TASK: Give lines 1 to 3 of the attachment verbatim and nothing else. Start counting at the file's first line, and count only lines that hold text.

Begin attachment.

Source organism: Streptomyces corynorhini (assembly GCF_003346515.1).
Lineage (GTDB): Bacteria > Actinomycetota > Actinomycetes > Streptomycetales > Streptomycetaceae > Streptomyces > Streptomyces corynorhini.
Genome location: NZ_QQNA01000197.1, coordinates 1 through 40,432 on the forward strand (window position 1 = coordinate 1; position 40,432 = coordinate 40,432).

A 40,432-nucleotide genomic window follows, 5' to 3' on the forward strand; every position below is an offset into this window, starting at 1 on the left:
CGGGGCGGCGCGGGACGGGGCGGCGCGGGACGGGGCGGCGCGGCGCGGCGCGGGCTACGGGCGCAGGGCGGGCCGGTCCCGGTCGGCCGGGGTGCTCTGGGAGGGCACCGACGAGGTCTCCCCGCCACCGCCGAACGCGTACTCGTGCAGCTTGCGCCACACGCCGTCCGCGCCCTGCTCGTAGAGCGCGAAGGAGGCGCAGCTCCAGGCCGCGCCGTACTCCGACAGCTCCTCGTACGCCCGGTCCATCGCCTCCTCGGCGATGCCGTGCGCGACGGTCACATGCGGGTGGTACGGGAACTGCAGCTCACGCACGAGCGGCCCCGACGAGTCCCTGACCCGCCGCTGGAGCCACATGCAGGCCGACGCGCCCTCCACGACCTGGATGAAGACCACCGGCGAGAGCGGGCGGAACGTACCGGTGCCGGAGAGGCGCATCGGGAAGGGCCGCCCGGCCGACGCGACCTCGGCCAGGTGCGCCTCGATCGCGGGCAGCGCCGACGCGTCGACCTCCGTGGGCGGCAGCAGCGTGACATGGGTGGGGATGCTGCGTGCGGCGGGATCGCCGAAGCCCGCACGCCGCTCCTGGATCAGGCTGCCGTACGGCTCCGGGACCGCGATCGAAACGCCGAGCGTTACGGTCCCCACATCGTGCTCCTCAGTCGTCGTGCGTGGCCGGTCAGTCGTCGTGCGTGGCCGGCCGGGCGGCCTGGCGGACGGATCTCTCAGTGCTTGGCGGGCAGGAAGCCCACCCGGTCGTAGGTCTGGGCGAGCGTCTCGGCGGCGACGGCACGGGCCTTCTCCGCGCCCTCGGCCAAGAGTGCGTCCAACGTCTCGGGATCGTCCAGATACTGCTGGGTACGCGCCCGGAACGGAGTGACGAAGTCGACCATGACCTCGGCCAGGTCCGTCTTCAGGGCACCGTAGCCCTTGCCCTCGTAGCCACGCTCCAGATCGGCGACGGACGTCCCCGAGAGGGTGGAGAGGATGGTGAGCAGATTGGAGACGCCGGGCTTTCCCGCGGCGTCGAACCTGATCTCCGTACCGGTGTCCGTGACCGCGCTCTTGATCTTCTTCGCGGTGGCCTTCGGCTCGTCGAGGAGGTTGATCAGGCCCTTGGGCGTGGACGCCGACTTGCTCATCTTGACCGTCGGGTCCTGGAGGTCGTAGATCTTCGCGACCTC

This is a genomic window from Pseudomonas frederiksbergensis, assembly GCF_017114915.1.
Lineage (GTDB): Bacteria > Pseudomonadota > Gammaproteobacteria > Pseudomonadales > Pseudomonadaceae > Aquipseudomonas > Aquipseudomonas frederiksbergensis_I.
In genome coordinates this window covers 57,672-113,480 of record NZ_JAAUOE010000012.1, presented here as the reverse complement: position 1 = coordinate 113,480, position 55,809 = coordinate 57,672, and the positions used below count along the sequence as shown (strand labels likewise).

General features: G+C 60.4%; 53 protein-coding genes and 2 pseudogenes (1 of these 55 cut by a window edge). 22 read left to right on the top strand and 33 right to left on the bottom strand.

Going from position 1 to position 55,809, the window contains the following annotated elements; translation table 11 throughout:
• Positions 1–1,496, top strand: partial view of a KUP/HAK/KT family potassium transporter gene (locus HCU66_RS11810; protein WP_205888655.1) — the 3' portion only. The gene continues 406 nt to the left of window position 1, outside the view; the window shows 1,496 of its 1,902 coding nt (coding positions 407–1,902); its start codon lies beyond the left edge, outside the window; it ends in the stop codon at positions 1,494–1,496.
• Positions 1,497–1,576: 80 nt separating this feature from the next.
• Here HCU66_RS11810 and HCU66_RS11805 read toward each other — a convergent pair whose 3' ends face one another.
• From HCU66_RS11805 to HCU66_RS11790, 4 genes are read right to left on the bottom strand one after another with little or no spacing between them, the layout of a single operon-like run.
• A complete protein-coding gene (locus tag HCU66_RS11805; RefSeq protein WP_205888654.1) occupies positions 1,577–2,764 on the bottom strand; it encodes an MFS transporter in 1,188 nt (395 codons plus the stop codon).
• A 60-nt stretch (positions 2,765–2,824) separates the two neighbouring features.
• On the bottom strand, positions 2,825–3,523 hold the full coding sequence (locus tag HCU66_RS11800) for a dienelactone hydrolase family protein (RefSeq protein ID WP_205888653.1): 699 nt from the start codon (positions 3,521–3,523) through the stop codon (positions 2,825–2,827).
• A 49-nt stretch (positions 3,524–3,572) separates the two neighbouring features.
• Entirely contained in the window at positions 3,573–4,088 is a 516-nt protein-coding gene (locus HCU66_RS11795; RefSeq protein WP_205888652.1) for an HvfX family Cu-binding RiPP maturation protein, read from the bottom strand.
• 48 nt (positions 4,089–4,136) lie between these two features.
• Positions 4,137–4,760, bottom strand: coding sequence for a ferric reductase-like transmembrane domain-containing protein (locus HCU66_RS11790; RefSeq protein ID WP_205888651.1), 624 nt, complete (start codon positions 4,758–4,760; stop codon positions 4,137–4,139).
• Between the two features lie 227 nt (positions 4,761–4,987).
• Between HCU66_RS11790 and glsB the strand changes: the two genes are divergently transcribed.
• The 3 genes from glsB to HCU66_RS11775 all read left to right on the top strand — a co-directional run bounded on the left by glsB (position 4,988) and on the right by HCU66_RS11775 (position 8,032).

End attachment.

Source organism: Streptomyces corynorhini (assembly GCF_003346515.1).
Lineage (GTDB): Bacteria > Actinomycetota > Actinomycetes > Streptomycetales > Streptomycetaceae > Streptomyces > Streptomyces corynorhini.
Genome location: NZ_QQNA01000197.1, coordinates 1 through 40,432 on the forward strand (window position 1 = coordinate 1; position 40,432 = coordinate 40,432).